release, he was convicted of burglary.

Over the next few years, he was convicted multiple times for theft and burglary after targeting cars for catalytic converters or abandoned homes for copper. He spent about three years in prison and jail, including two years in state correctional facilities at Putnamville and Branchville.

“In prison, I lived like everyone else,” he said. “When you’re in the jungle, you live like an animal.”

Lawson said he and his fellow prisoners found it easy to get their hands on drugs, smuggled in by visitors or corrupt correctional officers.

“People in prison are clever, and will find a way to get drugs,” he said. “I went in as a heroin addict and came out with three new recipes for cooking meth.”

Lawson served his final 90 days of incarceration in the Monroe County Jail, where he learned about Centerstone’s HOPE (Helping Offenders through Partnership and Employment) program, which helps ex-offenders identify a career path, earn a certification or degree and secure employment.

When he was released from jail in November 2012, he was accepted into Monroe County’s Drug Court, where offenders can have their charges reduced or suspended in exchange for drug counseling.

“I knew that would help me overcome my drug addiction, but I knew I also needed help finding employment,” he said. “I thought the HOPE program might help me do that.”

After entering the HOPE program in December 2012, Lawson honed his job interviewing skills.

“I actually had people skills I’d learned on the street,” he said. “But the program taught me how to transfer those skills into a professional setting.”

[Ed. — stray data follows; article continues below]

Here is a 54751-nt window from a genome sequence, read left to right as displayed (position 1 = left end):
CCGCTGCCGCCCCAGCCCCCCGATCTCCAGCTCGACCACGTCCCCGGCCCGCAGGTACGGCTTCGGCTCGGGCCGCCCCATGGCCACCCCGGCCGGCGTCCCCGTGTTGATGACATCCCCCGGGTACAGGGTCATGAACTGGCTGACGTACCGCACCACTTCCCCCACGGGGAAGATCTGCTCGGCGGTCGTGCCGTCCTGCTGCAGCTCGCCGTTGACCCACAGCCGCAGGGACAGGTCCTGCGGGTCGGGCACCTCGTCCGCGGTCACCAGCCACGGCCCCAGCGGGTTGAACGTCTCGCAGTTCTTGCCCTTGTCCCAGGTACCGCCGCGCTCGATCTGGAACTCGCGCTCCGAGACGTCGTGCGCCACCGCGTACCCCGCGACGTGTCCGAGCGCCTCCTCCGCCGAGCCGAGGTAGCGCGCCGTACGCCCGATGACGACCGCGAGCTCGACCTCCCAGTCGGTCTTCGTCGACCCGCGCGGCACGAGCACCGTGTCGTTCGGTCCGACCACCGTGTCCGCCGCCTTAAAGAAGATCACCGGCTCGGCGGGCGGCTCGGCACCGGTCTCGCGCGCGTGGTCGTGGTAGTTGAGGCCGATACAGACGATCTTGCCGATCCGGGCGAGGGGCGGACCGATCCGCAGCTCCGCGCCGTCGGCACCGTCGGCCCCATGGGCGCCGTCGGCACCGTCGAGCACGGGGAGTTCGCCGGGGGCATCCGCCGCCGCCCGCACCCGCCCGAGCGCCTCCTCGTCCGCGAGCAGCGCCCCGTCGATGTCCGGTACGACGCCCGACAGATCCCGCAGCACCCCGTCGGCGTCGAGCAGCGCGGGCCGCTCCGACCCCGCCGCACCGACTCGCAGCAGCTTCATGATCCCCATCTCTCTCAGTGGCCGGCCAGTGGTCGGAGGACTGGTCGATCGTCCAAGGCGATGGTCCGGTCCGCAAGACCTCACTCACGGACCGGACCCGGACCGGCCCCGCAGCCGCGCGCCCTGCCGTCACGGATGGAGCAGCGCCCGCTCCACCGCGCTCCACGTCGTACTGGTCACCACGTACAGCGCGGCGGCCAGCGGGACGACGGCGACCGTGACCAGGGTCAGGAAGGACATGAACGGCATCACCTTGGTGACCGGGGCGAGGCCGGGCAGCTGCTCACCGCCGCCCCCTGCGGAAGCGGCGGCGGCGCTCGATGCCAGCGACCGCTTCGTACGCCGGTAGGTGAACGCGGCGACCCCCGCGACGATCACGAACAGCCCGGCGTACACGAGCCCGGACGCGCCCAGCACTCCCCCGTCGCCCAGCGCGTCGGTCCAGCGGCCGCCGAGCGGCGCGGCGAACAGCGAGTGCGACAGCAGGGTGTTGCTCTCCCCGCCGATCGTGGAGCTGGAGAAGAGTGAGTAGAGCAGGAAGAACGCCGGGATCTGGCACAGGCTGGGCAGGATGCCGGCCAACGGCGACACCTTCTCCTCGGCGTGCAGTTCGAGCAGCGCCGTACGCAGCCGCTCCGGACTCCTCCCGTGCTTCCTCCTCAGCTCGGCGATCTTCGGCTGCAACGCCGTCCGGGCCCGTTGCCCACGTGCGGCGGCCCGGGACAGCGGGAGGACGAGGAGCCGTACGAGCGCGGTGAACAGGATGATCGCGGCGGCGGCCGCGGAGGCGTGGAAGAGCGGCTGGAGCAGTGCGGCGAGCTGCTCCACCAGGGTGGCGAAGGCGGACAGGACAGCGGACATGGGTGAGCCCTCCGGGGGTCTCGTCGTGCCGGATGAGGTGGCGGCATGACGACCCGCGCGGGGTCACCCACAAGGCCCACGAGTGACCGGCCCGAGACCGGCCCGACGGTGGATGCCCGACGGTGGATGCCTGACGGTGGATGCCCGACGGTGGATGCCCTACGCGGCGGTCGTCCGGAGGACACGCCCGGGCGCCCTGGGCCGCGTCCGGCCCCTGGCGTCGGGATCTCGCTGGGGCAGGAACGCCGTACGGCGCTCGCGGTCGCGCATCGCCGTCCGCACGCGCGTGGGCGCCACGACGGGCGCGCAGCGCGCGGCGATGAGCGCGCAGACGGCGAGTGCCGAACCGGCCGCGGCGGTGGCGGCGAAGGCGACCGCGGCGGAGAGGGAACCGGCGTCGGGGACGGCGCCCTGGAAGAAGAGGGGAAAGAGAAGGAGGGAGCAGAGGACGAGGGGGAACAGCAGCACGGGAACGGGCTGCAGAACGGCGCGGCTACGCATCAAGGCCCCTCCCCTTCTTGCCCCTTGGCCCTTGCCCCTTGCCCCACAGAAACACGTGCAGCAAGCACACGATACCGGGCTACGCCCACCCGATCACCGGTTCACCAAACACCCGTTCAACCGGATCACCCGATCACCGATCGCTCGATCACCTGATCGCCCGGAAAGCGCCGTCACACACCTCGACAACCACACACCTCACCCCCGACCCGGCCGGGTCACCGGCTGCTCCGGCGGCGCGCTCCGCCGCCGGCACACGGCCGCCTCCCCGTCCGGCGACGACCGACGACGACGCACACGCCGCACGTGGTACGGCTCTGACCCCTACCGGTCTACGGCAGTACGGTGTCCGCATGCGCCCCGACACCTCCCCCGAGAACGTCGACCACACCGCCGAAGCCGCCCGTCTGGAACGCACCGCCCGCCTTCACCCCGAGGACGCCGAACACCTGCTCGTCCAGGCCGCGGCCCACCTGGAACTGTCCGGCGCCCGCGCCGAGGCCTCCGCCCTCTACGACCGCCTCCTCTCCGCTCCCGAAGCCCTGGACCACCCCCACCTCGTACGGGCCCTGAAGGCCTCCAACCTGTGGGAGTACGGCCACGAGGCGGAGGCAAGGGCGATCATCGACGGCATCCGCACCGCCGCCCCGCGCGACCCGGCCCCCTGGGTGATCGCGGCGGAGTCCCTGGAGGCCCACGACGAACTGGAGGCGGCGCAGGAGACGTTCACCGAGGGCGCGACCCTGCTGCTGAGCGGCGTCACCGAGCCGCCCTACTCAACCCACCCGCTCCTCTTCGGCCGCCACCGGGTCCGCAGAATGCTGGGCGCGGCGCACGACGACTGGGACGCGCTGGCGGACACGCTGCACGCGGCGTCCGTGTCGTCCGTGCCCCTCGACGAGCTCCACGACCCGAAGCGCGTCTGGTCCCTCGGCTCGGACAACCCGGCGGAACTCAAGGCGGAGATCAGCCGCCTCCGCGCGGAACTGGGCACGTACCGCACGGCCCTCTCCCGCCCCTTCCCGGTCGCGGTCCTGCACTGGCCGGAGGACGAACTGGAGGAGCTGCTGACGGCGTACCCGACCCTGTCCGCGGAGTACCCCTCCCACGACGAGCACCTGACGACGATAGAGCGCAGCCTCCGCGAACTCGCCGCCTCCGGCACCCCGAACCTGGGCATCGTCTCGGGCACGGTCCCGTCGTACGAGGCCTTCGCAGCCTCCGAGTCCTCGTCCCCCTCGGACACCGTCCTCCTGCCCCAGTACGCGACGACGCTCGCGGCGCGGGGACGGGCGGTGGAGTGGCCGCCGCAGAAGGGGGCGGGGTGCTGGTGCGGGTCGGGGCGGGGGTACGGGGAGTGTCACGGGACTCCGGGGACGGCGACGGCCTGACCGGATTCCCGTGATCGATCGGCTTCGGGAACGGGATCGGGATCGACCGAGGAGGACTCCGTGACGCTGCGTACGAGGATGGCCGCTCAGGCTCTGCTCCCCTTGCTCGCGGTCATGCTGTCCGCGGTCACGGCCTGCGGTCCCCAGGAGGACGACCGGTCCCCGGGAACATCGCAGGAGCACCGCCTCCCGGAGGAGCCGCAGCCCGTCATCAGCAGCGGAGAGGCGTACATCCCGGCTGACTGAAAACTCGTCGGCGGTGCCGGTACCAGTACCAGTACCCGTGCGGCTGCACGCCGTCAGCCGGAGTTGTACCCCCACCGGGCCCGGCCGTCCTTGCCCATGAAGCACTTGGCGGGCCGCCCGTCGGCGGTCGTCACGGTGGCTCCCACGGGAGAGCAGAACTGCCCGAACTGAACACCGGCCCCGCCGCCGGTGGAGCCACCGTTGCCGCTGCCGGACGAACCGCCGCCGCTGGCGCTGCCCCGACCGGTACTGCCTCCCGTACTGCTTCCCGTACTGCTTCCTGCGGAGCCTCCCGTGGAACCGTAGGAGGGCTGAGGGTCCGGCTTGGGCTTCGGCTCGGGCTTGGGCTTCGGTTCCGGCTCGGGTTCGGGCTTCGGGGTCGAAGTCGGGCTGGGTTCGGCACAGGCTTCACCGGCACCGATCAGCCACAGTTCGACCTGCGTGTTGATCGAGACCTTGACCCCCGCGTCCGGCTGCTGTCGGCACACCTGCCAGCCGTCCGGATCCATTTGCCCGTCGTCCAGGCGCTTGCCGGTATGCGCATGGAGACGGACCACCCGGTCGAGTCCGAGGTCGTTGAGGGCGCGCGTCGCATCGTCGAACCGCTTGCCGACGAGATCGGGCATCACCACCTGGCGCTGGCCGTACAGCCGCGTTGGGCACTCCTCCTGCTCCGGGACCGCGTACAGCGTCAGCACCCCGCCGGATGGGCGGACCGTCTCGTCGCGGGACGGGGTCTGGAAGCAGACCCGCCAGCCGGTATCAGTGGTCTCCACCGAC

Like how to choose his words more carefully.

“I used to tell employers I just got out of the penitentiary, but that’s a scary word,” he told The Herald Times. “I learned to tell them I’d been incarcerated for a period of time.”

The HOPE program provided him with an eye exam, eyeglasses, work pants, work shoes, dress shirts, bus passes and cellphone minutes so potential employers could reach him by phone. It also paid half the cost of a new suit.

“When you dress properly, you not only make a better first impression, but you feel better about yourself,” he said.

In January, the 37-year-old Lawson landed a pizza-making job at DeAngelo’s, where he recently got a raise from $7.75 to $8 an hour. Because the job involves some heavy lifting, and because Lawson had back surgeries in 2001 and 2004, he’s grateful for the back brace provided to him by the HOPE program.

Next month, Lawson hopes to get his driver’s license — something he’s not had since 1999 — and then save enough money to buy a used car. But until then, he will continue catching a city bus to work, then walking home after he finishes his night shift. All that pavement pounding has worn holes in the soles of his shoes, but he’s not complaining.